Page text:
Tons of fun foods to try at the Evergreen State Fair

The author shares Fisher fair scones with her 3-year-old granddaughter, Paige Snitily, at the Evergreen State Fair. (Family photo)

MONROE — Elephant ears, corn dogs and Purple Cows, oh my!

If you’re heading to the Evergreen State Fair today through Monday, it’s likely you’ll need to grab a bite to eat sometime between cooing over the piglets and riding the Ferris wheel.

OK, most of it can’t be listed as health food. But the purely fun meal choices at the fair are so many, you’d have to go each day in order to sample everything.

My granddaughters from Edmonds and I attended one morning last week. Paige is nearly 4 and Ella is closing in on 18 months.

Children that young can’t handle hamburgers overflowing with grilled Walla Walla sweet onions, dripping pulled-pork sandwiches or even caramel-covered apples.

Given those limitations and because we arrived right at 10 a.m., we went first for the Fisher fair scones and bought a baker’s dozen for $16.

Slathered with butter and raspberry preserves, the warm scones offer just the right mid-morning treat. The girls enjoyed their scones as much as I did. Yummy, indeed.

Most Northwest grocery stores sell boxes of Fisher scone mix, but there’s just something about the warm scones sold hot and fresh at the fair. It’s part of the tradition.

Fisher Flour Mills opened in Seattle in 1910. The company began selling its scones at what is now the Washington State Fair in Puyallup in 1915. Now based in Puyallup, the company then branched out to sell scones at the Snohomish County fair in Monroe and others around the Northwest.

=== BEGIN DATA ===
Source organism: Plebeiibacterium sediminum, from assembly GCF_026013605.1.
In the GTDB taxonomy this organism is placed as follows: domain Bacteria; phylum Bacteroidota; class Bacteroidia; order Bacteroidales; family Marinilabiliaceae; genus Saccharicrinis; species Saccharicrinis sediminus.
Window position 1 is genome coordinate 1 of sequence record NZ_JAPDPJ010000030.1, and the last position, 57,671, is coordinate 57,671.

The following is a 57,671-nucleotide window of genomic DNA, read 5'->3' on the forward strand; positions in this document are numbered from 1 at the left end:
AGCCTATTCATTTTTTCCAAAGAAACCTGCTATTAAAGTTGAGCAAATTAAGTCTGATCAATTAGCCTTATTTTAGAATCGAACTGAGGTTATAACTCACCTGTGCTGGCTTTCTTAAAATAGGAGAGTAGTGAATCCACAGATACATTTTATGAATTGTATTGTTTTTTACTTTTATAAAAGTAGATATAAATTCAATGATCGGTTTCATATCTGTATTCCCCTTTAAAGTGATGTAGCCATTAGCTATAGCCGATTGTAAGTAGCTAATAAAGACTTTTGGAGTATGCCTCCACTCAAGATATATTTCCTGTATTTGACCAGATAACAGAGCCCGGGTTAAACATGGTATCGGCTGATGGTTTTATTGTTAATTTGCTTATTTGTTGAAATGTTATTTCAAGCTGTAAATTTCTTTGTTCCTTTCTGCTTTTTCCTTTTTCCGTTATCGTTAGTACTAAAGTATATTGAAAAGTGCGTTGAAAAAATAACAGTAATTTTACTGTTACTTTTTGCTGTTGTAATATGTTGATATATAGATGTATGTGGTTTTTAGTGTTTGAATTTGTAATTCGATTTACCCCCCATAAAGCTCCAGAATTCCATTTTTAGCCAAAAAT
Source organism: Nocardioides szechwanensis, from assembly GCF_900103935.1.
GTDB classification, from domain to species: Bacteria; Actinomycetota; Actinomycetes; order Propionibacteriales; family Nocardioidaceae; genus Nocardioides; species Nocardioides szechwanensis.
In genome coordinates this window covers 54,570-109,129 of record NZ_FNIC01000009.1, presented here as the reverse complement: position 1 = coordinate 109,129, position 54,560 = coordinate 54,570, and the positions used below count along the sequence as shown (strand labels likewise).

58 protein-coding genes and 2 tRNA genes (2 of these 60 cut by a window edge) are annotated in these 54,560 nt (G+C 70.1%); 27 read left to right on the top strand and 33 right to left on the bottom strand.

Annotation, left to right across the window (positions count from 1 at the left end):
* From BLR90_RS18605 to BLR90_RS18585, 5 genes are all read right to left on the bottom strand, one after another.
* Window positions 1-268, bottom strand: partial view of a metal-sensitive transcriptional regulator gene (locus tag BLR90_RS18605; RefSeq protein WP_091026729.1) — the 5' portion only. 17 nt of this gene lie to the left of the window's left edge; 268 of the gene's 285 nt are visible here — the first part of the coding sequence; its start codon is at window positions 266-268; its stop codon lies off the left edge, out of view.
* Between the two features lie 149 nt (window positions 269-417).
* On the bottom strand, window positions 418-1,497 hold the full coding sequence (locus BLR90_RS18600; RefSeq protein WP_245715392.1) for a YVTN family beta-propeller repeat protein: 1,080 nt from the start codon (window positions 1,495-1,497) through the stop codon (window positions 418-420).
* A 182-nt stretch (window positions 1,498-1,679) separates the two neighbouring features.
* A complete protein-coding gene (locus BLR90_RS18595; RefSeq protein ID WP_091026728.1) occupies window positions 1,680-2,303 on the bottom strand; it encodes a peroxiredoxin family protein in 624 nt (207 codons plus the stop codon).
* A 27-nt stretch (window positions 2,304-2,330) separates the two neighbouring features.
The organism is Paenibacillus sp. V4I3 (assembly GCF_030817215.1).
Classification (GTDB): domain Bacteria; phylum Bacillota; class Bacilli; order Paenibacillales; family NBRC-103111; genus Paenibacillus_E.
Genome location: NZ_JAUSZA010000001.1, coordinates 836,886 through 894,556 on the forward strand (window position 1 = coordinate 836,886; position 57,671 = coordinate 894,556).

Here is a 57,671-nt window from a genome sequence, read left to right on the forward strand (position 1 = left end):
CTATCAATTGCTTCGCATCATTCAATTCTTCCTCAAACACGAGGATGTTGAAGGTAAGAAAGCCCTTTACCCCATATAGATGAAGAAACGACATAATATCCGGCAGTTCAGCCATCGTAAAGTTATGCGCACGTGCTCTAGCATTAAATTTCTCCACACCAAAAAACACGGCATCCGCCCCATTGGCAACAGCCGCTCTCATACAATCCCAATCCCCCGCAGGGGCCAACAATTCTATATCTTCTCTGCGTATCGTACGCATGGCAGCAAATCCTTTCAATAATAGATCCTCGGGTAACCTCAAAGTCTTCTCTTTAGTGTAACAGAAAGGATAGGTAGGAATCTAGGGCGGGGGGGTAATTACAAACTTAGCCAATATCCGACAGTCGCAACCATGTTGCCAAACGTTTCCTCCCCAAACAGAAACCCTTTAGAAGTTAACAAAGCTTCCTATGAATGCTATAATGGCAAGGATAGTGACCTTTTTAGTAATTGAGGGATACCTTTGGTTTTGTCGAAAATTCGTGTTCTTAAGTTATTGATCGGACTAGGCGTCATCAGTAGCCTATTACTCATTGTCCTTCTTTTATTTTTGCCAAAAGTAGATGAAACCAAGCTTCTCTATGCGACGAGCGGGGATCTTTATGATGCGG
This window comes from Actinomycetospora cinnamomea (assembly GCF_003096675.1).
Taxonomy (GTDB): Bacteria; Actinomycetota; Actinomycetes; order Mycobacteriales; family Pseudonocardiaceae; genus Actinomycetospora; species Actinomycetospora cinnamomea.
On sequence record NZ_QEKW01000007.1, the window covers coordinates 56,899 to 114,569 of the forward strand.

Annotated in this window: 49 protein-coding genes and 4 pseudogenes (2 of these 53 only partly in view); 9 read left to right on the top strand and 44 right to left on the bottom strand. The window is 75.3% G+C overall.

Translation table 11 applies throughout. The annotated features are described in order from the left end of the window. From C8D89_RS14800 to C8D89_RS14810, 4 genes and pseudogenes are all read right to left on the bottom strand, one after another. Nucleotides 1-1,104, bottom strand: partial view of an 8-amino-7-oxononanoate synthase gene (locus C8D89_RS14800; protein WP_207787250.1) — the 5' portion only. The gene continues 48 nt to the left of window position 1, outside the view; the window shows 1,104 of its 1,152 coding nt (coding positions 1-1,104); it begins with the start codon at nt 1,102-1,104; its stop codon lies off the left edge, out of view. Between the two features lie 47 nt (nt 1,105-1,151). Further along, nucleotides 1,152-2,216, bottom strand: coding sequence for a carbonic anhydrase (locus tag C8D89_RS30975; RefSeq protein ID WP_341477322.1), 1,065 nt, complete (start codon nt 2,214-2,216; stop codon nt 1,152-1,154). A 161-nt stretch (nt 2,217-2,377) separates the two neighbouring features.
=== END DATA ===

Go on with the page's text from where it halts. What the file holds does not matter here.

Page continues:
At noon, we sampled the corn on the cob from the Nile Shriners of Mountlake Terrace. They buy their corn from Bob Ricci, whose farm is south of Snohomish. The club estimates it sells about 25,000 ears of sweet corn each year at the fair. At $3.50 a pop, that makes for some good-sized donations to the club’s charities.

If we’d had more time and their mom wasn’t so squeamish about their sugar intake, the girls might have been treated to Snohomish Pie Co.’s new “piescream sundae” or a Purple Cow from the Snohomish County Dairy Women.

Never had a Purple Cow? It’s a big scoop of blackberry ice cream floating in lemon-lime soda and topped with a shot of blackberry syrup. This concoction costs about $4.50, but if you time it right, you might walk away without paying. Every 13th Purple Cow order is free, and you’ll know it, too, because the servers ceremoniously ring a cow bell.

I also might have bought my granddaughters some curly fries, Native American salmon tacos, a funnel cake, chocolate-covered strawberries and so on.

You other grandparents know how easy it is to spoil those grandkids. Especially with food.

When the girls get older, they will twist my arm for corn dogs, Walla Walla sweet onion burgers and elephant ears.

What’s a grandma to do?

Eat, eat!

Also at the fair

Look around and you also will find turkey legs, burritos, flautas, gyros, teriyaki, Australian onion bursts, Danish waffle cones, Hawaiian shaved ice, liquid nitrogen frozen desserts, frozen yogurt, frozen bananas, kettle corn, roasted nuts, fudge, pickles, bratwurst and bacon. Oh, my.

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